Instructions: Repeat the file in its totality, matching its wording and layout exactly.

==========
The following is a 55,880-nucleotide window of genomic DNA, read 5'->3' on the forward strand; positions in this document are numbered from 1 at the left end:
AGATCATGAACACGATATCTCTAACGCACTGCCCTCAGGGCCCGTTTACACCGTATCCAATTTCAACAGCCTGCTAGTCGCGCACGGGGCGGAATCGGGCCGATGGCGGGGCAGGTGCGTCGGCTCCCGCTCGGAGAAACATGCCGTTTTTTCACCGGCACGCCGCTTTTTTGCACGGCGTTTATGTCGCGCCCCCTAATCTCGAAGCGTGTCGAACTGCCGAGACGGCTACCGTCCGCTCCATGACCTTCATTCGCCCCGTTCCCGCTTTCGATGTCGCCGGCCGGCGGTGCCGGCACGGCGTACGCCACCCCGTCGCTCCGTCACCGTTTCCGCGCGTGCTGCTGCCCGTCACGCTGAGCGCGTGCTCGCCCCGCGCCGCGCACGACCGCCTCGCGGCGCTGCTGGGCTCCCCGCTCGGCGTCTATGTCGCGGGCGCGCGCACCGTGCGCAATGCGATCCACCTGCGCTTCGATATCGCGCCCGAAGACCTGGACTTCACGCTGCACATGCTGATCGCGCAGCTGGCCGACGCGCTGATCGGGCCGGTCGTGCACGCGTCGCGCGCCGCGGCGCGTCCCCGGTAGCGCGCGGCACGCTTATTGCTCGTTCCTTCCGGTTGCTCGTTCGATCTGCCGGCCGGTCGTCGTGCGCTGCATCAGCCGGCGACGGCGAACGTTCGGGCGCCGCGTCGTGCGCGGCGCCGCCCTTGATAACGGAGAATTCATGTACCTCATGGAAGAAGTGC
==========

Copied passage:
The following is a 55,880-nucleotide window of genomic DNA, read 5'->3' on the forward strand; positions in this document are numbered from 1 at the left end:
AGATCATGAACACGATATCTCTAACGCACTGCCCTCAGGGCCCGTTTACACCGTATCCAATTTCAACAGCCTGCTAGTCGCGCACGGGGCGGAATCGGGCCGATGGCGGGGCAGGTGCGTCGGCTCCCGCTCGGAGAAACATGCCGTTTTTTCACCGGCACGCCGCTTTTTTGCACGGCGTTTATGTCGCGCCCCCTAATCTCGAAGCGTGTCGAACTGCCGAGACGGCTACCGTCCGCTCCATGACCTTCATTCGCCCCGTTCCCGCTTTCGATGTCGCCGGCCGGCGGTGCCGGCACGGCGTACGCCACCCCGTCGCTCCGTCACCGTTTCCGCGCGTGCTGCTGCCCGTCACGCTGAGCGCGTGCTCGCCCCGCGCCGCGCACGACCGCCTCGCGGCGCTGCTGGGCTCCCCGCTCGGCGTCTATGTCGCGGGCGCGCGCACCGTGCGCAATGCGATCCACCTGCGCTTCGATATCGCGCCCGAAGACCTGGACTTCACGCTGCACATGCTGATCGCGCAGCTGGCCGACGCGCTGATCGGGCCGGTCGTGCACGCGTCGCGCGCCGCGGCGCGTCCCCGGTAGCGCGCGGCACGCTTATTGCTCGTTCCTTCCGGTTGCTCGTTCGATCTGCCGGCCGGTCGTCGTGCGCTGCATCAGCCGGCGACGGCGAACGTTCGGGCGCCGCGTCGTGCGCGGCGCCGCCCTTGATAACGGAGAATTCATGTACCTCATGGAAGAAGTGC